I only stubbed my toe about 5 times the entire race but they were doozies. No toenails were lost from this race either so that’s always good. No blisters at all but I changed socks more often than most races and that likely helped.
The finishing rate was 71.3% this year so above average which I’m sure was due to the nice temperature and no rain. Plus I think there were a fair amount of people avenging themselves for quitting in previous attempts that weren’t going to quit no matter what this time. I hope all my future races can go this well but of course that won’t happen.
We drove North to Naniboujou Lodge for their Sunday brunch the next morning since my parents have never been there and to challenge my daughter to a rematch waffle eating contest. She said she didn’t feel like having an eating contest. I think she just wanted to retain the title. For the record though, I would’ve won. I did just run 100 miles; you tend to be hungry for the next week.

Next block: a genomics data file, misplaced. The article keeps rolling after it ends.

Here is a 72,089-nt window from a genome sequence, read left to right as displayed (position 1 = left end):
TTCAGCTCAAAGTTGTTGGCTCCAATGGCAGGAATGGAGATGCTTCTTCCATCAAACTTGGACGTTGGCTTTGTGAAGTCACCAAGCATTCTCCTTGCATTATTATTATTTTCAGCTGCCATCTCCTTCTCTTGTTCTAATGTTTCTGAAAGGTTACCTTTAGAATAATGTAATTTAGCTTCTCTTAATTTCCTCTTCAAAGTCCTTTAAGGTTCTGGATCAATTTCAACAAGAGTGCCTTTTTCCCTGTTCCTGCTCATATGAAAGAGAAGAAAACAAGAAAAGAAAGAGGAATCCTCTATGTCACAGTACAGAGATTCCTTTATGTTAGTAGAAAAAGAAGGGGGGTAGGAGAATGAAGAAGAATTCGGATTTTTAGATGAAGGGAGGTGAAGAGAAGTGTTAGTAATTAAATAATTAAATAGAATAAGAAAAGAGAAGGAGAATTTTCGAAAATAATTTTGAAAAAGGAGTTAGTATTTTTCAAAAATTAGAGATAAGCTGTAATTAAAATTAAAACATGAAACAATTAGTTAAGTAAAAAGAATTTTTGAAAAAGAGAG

I’m not sure how to start this one so I’ll start with the basics. The Bighorn 100 is a 100 mile trail race that takes place in the Bighorn Mountains in Wyoming the 3rd weekend in June which this year meant the race started Friday June 16th. It started at 10am this year which was an hour earlier than most years but still 2 hours later than I’d like it to. This was my first mountain ultramarathon and a qualifier for both Western States and Hardrock which was part of the attraction for me. Honestly I probably wouldn’t have even considered it if not for some friends that have attempted it in the past. Most of the information I got from them and previous race reports helped a lot, some of it was just plain wrong and so my original game plan had to be changed. The main game changer in this race though wasn’t the course, it was the weather…